I started developing my own software for my customers (special releases at first). Then, I moved onto software that integrated Sun workstations with existing networks, providing a bridge between the Unix workstations and the mainly PC based network protocols my customers used. I worked on this covert operation in my spare bedroom, but it wasn’t long before other SEs began asking me for the applications for their own customers. Luckily, my local boss protected me from corporate wrath and hid what I was doing.
At some point, my side projects became the worst guarded secret in the company. I was eventually invited to Banyan’s head office in Westborough, MA to demo the software for an international client. I was nervous, but proud of my work. When I finished the demo, the client’s CTO said “We want 1,500 copies of this. How much does it cost?”
To my surprise, our own PLM responded with something like “This was a demonstration of a personal side-project and not something we are selling. We have something better for you.”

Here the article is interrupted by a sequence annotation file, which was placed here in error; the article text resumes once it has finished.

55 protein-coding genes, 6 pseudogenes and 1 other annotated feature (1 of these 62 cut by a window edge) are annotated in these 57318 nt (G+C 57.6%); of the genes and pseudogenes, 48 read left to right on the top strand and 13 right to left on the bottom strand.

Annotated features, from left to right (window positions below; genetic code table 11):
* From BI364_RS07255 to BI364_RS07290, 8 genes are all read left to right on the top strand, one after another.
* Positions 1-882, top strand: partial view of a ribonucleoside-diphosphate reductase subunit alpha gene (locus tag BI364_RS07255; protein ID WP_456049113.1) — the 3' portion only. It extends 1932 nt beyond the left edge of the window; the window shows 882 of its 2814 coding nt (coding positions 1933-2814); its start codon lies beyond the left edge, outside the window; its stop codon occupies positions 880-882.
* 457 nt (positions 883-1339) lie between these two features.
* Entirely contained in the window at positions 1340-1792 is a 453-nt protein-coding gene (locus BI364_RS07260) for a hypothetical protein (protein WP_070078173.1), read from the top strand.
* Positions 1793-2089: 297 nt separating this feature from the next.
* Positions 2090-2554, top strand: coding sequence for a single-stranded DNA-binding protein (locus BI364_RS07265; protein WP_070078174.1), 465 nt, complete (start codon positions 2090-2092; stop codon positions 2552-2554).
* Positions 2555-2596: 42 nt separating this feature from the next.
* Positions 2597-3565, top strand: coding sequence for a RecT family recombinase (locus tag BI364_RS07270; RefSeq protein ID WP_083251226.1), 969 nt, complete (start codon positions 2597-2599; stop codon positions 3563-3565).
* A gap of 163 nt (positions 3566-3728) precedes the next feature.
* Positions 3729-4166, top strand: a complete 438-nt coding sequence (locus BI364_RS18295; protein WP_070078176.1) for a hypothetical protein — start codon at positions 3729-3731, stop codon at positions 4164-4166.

I realized, in the 5 seconds that it took the PLM to respond, that I couldn’t stay with Banyan any longer. When you have a customer, who is ready to place an order regardless of price, you have to listen to him. I decided to leave the company and start my own; one that would always try to fulfill customer requests no matter what. Customers know what they want and are willing to tell you what they’re looking for. That was one of the founding principles of the company I started and after 20 years, we continue to embed that in everything we do.